The Kakaina subdivision in Waimanalo is a residential homestead project that was initially designed as a 44 home subdivision to be constructed on lands that were transferred from the Department of Land and Natural Resources (DLNR) to the Department of Hawaiian Home Lands (DHHL) in February 2007.

When DLNR was the property owner, the land was utilized by adjacent land owners primarily as passive extensions of their properties. However, at least one resident retained a revocable permit (RP), a short term land disposition, from DLNR which allowed him to utilize the DLNR land for horses. When the land was transferred from DLNR to DHHL, all existing land use agreements with nearby residents were cancelled and everyone was asked to vacate the property.

As our department’s mission is to place 50% blood quantum native Hawaiians on lands we control, the DHHL initially designed the residential development to be compliant with City and County building codes and guidelines for transportation connectivity – the “complete streets initiative” –  along with area drainage improvements that would help to address pre-existing flooding conditions for our neighbors.

The DHHL project was discussed before the Waimanalo Neighborhood Board on numerous occasions throughout 2012 – in July Commissioner Tassill reported that the ground breaking occurred on the Kakaina project, in November the Board discussed surveyors being on site, and on February 11, 2013, the Board and the community discussed the ingress and egress planned for the Kakaina subdivision.

At this meeting, residents adjacent to the project voiced their concerns regarding possible increased traffic and parking impacts along Mekia and Poalima Streets, as these residents had been accustomed to living along a cul-de-sac with very little traffic. In compliance with the City’s connectivity standards, DHHL designed this subdivision with a primary access from Hihimanu Street, a secondary access from Kakaina Street, and a third access point, from Poalima Street. At this point, the design was complete and DHHL was ready to begin construction of the subdivision.

However, following the February NB meeting, on-going discussions with the community and elected officials led to DHHL’s consultation with the City to consider allowing the DHHL to close the third entry point from Poalima Street to allay the fears and concerns of our neighbors. At a follow up meeting in April called by the City with DHHL and the neighboring residents, the City agreed to allow DHHL to close the access point to the subdivision from Poalima Street. At this meeting, it was also explained to our neighbors that this would lead to the elimination of off-site drainage improvements that would help address some of the pre-existing flooding conditions, as well as delay construction of the project until the City approved the redesign of the project. Based on our neighbors’ input, DHHL agreed to redesign the project to accommodate the community’s requests. The subsequent subdivision redesign and the resubmission of plans for permit approval by the City created an unanticipated delay in the resumption of construction during which high winds and torrential rains buffeted the partially completed construction site.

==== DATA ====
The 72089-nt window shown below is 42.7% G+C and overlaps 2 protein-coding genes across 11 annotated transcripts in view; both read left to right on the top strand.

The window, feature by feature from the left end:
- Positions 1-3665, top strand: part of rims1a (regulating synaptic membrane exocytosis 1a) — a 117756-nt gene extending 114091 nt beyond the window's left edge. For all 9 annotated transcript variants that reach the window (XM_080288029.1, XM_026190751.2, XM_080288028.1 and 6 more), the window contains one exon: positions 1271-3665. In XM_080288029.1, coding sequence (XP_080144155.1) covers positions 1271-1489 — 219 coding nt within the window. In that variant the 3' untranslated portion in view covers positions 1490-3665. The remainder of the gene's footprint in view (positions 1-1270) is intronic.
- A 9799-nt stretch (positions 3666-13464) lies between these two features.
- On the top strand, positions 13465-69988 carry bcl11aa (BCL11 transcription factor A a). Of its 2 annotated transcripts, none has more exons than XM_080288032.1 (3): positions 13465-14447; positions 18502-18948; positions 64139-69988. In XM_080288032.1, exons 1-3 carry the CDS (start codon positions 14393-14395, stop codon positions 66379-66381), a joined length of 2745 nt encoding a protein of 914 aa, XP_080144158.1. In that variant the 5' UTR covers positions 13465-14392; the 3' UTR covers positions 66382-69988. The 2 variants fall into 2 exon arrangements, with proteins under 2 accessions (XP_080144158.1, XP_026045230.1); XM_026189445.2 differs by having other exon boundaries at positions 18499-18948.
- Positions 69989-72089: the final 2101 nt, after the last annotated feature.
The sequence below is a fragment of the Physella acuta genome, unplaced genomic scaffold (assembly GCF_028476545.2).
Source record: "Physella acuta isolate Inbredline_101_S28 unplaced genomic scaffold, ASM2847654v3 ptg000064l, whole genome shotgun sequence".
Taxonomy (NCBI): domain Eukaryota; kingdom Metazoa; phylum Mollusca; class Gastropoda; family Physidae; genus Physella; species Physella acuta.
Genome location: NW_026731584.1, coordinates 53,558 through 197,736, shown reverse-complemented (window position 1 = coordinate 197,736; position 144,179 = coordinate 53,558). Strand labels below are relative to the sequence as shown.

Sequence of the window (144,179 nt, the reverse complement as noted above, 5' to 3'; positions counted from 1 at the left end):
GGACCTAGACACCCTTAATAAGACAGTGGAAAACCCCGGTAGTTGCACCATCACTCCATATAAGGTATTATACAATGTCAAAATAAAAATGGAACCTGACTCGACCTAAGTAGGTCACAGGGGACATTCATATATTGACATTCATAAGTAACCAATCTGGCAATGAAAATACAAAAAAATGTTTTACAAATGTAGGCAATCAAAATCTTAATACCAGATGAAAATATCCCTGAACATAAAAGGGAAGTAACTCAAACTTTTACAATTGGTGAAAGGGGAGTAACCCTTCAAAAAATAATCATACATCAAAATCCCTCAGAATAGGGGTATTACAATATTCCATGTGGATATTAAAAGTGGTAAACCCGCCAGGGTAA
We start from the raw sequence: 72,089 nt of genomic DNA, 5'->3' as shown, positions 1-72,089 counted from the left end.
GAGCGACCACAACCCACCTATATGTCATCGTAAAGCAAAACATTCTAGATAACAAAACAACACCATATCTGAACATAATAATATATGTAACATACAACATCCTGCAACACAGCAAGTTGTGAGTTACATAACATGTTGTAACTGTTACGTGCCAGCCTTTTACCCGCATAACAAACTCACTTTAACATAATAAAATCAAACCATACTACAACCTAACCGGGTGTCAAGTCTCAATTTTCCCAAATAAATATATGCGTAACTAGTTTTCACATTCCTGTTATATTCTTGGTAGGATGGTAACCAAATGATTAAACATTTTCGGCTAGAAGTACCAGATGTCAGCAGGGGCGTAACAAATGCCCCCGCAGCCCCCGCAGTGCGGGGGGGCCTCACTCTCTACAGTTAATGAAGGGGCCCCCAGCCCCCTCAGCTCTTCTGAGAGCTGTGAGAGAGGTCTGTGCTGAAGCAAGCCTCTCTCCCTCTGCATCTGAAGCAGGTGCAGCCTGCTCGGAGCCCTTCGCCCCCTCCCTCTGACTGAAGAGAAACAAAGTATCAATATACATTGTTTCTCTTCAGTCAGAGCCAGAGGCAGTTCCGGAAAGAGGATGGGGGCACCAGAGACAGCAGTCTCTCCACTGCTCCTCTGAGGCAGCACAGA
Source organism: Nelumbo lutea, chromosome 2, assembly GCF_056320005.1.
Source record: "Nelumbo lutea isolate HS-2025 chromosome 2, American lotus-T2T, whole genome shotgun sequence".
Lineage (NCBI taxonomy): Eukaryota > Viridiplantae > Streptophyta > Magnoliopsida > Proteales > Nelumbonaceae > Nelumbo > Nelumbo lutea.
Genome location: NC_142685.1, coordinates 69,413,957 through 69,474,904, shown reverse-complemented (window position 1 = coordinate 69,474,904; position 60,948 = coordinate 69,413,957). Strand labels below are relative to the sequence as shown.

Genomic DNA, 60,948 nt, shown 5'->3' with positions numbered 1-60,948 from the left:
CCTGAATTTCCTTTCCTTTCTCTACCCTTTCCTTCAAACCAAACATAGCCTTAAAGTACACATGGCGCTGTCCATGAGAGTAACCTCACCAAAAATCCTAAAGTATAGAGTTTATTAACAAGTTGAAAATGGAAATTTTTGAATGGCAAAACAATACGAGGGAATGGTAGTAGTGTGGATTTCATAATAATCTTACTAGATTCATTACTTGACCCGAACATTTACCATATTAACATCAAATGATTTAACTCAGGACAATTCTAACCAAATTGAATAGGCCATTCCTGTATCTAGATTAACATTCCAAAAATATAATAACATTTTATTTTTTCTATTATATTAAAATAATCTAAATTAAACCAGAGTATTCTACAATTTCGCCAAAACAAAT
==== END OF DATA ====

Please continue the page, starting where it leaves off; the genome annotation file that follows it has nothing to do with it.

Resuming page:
Had the department not agreed to be a good neighbor and redesign the project, the project would most likely be completed by now. However, in deference to our neighboring residents, DHHL’s attempt to accommodate their wishes ultimately created other unforeseen impacts.

Throughout the process the department and its contractors have made a concerted effort to engage the community through on-site monthly meetings along with six bi-weekly newsletters that are mailed to each of our surrounding neighbors. Contractors have provided their cellular phone and email contact information so that they can be reached by neighboring residents at all times.

In addition to this public outreach, the names of neighbors who had project related construction claims have been forwarded to the contractor’s insurance company for claims processing.

The department believes that it has done its due diligence and continues to try to be a good neighbor and complete the project as expeditiously as possible pending the final approvals from the City.

Please note that the Kakaina subdivision is the second undivided interest community being built recently by DHHL in Waimanalo. The first was the nearby Kumuhau subdivision completed in July 2011.